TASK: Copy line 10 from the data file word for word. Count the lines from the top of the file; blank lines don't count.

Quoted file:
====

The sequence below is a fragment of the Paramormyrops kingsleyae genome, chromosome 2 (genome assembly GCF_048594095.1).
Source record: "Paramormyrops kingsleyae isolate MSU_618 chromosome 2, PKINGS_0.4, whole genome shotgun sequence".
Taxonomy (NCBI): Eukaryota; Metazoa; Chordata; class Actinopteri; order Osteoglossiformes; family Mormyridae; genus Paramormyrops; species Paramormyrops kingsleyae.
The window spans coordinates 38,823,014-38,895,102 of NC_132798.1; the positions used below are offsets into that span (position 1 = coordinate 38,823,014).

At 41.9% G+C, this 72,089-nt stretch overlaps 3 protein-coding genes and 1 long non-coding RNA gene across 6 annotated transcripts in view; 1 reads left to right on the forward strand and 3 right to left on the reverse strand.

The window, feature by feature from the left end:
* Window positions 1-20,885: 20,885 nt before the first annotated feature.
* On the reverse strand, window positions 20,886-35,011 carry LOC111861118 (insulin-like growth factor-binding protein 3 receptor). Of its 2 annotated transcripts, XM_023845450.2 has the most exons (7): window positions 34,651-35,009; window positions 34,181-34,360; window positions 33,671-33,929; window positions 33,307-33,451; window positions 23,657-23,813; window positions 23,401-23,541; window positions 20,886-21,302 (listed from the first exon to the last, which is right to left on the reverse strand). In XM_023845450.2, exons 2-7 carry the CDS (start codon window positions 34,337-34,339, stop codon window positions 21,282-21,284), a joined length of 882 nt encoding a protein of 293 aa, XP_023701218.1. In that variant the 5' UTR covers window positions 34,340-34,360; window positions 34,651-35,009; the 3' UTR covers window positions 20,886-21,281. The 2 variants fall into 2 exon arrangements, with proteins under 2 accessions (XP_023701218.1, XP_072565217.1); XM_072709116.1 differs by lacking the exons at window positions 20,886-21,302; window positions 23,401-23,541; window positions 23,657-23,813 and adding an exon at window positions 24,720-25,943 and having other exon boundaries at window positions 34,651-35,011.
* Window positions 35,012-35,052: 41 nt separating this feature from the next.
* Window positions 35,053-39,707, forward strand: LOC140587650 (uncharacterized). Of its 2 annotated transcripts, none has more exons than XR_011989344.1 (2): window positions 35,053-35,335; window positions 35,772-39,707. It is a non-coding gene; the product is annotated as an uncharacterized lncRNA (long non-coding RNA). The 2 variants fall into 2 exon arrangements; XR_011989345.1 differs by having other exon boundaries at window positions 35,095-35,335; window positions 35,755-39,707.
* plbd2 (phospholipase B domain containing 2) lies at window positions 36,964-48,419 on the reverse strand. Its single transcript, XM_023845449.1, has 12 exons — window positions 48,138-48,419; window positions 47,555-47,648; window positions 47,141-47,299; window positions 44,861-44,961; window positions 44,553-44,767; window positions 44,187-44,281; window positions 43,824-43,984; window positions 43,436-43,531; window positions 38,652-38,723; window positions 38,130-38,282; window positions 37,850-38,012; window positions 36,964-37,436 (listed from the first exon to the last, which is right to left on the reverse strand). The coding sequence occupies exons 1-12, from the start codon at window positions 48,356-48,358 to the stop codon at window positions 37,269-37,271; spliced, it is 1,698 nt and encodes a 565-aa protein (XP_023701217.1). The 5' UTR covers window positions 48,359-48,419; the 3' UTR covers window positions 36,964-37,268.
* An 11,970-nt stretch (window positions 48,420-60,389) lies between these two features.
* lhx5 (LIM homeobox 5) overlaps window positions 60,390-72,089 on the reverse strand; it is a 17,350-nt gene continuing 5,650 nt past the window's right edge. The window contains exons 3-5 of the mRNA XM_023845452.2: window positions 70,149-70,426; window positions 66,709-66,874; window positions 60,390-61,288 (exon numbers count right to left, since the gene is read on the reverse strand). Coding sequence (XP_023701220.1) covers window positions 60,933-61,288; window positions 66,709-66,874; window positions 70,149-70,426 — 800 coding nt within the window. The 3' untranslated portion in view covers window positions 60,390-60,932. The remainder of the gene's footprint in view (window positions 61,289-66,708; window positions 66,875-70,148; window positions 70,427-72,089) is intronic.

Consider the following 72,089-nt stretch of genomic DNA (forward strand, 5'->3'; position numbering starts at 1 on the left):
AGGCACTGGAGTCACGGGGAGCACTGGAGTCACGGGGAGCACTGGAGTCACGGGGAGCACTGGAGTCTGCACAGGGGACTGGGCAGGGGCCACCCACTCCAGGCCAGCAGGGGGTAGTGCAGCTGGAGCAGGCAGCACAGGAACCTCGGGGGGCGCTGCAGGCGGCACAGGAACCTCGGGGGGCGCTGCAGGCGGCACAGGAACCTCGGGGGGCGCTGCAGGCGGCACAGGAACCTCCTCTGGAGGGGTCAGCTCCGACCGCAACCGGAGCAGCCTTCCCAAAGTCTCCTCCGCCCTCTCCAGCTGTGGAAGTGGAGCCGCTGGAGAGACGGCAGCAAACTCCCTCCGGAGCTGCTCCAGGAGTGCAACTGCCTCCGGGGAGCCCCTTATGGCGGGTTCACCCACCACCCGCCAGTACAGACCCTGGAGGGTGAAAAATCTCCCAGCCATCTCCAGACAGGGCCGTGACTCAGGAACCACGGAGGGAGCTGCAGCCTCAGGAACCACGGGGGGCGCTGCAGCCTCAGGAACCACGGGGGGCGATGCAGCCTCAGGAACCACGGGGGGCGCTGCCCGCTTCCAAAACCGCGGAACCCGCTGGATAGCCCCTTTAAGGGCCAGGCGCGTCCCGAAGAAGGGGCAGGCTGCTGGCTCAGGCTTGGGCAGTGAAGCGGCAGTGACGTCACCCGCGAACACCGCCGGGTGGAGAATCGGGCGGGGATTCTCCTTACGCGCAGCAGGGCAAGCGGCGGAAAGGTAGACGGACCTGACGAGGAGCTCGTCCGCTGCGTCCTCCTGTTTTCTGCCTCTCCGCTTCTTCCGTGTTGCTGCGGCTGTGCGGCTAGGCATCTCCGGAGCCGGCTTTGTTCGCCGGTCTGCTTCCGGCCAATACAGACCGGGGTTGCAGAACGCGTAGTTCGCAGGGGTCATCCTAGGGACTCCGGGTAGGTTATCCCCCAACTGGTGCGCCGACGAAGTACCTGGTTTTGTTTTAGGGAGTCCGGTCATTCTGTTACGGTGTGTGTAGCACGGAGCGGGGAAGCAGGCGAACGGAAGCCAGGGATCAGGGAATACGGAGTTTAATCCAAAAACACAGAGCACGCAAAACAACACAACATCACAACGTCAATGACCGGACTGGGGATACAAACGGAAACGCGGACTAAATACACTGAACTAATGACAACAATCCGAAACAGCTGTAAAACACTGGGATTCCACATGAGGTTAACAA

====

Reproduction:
* Window positions 35,053-39,707, forward strand: LOC140587650 (uncharacterized). Of its 2 annotated transcripts, none has more exons than XR_011989344.1 (2): window positions 35,053-35,335; window positions 35,772-39,707. It is a non-coding gene; the product is annotated as an uncharacterized lncRNA (long non-coding RNA). The 2 variants fall into 2 exon arrangements; XR_011989345.1 differs by having other exon boundaries at window positions 35,095-35,335; window positions 35,755-39,707.